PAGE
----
NEW YORK CITY, September 2000… We were standing on 59th Street in New York City in sweltering heat. A bead of nervous sweat dripped down my forehead while Lisa rested a clammy hand on my shoulder .
Every Boy Scout knot I used to know, from a sheepshank to a round-turn-and-two-and-a-half-hitches, tightened in the pit of my stomach. Lisa had an I-want-to-go-home look on her face as she stared at the commotion on the other side of the street.
It wasn’t the pulse of the concrete jungle or a Central Park wilding that was getting to us.
The source of our bile attack was the milling crowd in front of the Clearview Cinema with New York International Film Festival plastered across its marquee.
It was approaching the time when No Borders, the 50-minute road-trip documentary film we had worked on for three years, would be screened in front of the waiting throng.
From our vantage point, the patrons seemed like a serious lot. The slate of competitive films like Broke Even, Pay the Price and A Life Worth Living did little to comfort our state of apprehension.
Our film on the Big Screen in the Big Apple – yikes!
Even though No Borders had already won an award for Creative Excellence at the U.S. International Independent Film and Video Festival in Chicago, this would be the first time Lisa and I would view the film in the presence of more than a couple of relatives who were blood-bound to sit through it and react.
We were literally minutes away from the Big Screen in the Big Apple with a theatre full of film festival groupies.
No going back. We wiped our brows, donned our hippest, grooviest attitudes and crossed the street. The doors opened, tickets were collected and the crowd gathered around the concession stand.
This was the real thing – popcorn and all.
Lisa and I walked stone-faced past the concession stand. Considering the condition of our stomachs, licorice and Smarties would not be a good idea.
“What if the audience doesn’t laugh at the funny parts?” I nervously whispered.
“What if people leave after it starts?” Lisa replied.
As we settled into our seats, my heart was pounding so hard I thought the buttons on my shirt would pop off. Then, that familiar music we had heard during so many late-night production sessions at Jeff Fish’s editing suite back in Halifax blasted through the theatre like an old friend coming to our rescue.
Panoramic opening scenes from Calcutta, Istanbul and Tuva filled the huge silver screen.
I cringed when my twangy, nasal voice narrated the first few minutes outlining the 14-day driving adventure upon which ten couples from as many countries were about to embark.
The crowded theatre was quiet as the audience was introduced to a Turkish palace renovator, a Canadian billiards supply mogul, a Tuvan throat-singing superstar, Kongar-ol Ondar, and a Mexican race car driver.
As scenes of a French chiropractor, Guatemalan school teacher and an Israeli fashion designer flashed across the screen, sound bites of their accents provided the feel of an international ‘who-dunnit?’ flick.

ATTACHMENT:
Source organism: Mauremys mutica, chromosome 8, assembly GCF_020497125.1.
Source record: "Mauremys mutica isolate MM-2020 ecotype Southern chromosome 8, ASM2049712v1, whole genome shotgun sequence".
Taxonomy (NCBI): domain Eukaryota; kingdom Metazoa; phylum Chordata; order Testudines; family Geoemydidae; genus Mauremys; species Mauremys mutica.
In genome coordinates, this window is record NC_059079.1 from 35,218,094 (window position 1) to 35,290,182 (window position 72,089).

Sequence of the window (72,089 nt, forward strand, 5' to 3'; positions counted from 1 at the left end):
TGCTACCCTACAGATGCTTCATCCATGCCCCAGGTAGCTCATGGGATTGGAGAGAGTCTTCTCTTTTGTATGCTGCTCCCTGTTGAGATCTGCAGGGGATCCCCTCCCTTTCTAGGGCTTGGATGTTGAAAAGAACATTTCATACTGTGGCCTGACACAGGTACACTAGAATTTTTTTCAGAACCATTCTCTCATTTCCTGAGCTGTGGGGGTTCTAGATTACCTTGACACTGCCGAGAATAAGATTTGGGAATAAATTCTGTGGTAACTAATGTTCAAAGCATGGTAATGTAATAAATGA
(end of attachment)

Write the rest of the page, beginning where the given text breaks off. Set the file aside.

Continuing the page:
The audience was hooked!
During production, we had worried that the information load at the beginning of the film was where we might lose some of the audience, but they seemed hooked on every detail as the concept played itself out in the opening scenes.
Road Trip! Detroit to Beverly Hills in premium Oldsmobile Aurora sedans
Detroit to Beverly Hills in the fall of 1996. Two weeks on the road armed with then-new V-8 Oldsmobile Auroras, bags full of travel accessories and a list of 500 en route attractions. At six lavish en route dinner parties, competitors boasted of their exploits and plotted strategies for the next leg in their bids to out-vacation each other.
When Bulent Güngor of Team Turkey explained how his wife Merih had turned white when a Michigan state trooper handed him a $400 speeding ticket, the audience broke up. When Team India’s Saloo Choudhury talked about the dirty look he received from Team Guatemala as he blew by them in Wyoming — another round of laughter.
When a participant hypothesized that the majestically carved Mount Rushmore was “… actually more impressive in real life than when you see it on TV!”, the audience lost it.
It seemed apparent to the spectators that the tale of international camaraderie with a touch of road gonzo was well worth sitting through. That had been our intent in producing the film and the reaction of the audience was making me and Lisa finally relax.
Aside from a good ol’ American road trip, the film focused on the rendezvous activities at an upscale fishing camp, a lush golf resort, an eclectic dude ranch, the rambling estate where former U.S. President Ronald Reagan got married and even a couple of imposters.
The Vacation Challengers delighted the audience as they swapped stories of backrooms and bar rooms, of imposters and exotic dancers, state troopers and rustic geezers.
Some got lost. A few got cranky. But in the end, it was the spectacular sights unfolding through their windshields and the memorable roadside encounters that glued the unlikely competitors, and the film, together.
As the credits rolled, there was heartening applause. Dregs of laughter were still erupting as the house lights came up.
Then, as Lisa and I got ready to slip out of the theatre, we heard it from somewhere out in the audience.
“Are the film makers in the house?”